On Wednesday, we met Amos, an Israeli cartoon artist, who showed us his art and inspired us to create our own cartoons. Amos showed the group how Israeli humor can be used for developing the skill of thinking outside the box. We came up with pretty good stuff! The session was both hilarious and educational. While we all had a great laugh together, we were also able to understand a very important component of Israeli culture – humor.

This week on Selah, we went on a Social Justice and Judaism tour together with Bina – the Jewish Movement for Social Change. We toured the Levinsky Park that is near the new bus station, a few minutes’ walk from the Aardvark buildings, and we learned about the influx of more than 60 000 migrants from Sudan and Eritrea that made their way to Israel in the last decade. We debated Israel’s policy towards refugees and learned some Jewish texts about Tzedaka and the treatment of strangers. We argued about the nature of a Jewish state and whether we should prioritize helping our fellow Jews or people from different cultures. The morning ended with a meeting with Tej’ – an asylum seeker from Sudan who shared his story with the group. A highlight was when he gave his view on what he thought about the Jews. He said, “I love your Shabbat. It is such a special time to rest and be with family. I miss my family.”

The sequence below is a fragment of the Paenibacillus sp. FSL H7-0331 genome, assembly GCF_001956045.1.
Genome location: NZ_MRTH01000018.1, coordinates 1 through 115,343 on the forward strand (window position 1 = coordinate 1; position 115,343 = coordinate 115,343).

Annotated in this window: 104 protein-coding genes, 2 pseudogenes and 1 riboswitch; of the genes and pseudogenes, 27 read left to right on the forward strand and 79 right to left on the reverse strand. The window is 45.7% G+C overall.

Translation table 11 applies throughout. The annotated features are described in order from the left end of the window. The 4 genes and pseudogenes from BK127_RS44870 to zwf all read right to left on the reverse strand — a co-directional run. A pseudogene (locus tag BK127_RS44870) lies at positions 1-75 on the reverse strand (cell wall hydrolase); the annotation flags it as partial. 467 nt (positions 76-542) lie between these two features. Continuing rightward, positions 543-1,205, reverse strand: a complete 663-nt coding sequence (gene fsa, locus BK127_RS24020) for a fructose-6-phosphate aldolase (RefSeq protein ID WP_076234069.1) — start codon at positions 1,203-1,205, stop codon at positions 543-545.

On Thursday we had our weekly learning sessions. One of the classes focused on fast days in the Jewish tradition and we had a workshop on what we consider the most important aspects of our Jewish life.

Internship On The Spot – Vera Weinberger, “My internship is with Techelet. It is an art wall renovation company, founded in Tel Aviv. I’ve been working there to paint renovated houses of restored original paintings from the 1900’s. I also work in an office in Lod, where I restore and document original photos of residents in Tel Aviv. It is an amazing opportunity to be exposed to the history of Tel Aviv. Participating in this internship has allowed me to appreciate the effort put into interior artwork. I also gained office work experience and developing new relationships with my colleagues.”

In this weekly letter, I would also like to tell you about one of our academic classes: Introduction to Psychology with Dr. Mika Smith. In the course, the students are learning about memory and its function. Remembering things is a four-step process: items need to be encoded, put into a form that can be positioned in memory, stored, and retrieved or brought into awareness. Encoding means acquiring information and entering it into memory. Furthermore, there are additional steps to encoding: acoustics, visual, and semantic. Acoustic Encoding is the mental representation of information as a sequence of sound. Visual Encoding is the mental representation of information as images (e.g., memory games). Semantic Encoding is the mental representation of an experience by its general meaning such as an ambulance siren.

Next week, as a part of our “Multi Culture in Israel” theme we will go to Haifa – a great city that combines many different cultures in a very interesting way. I can’t wait to tell you all about it!
The weekend, the Madrich on call is Ilay.

Shabbat Shalom,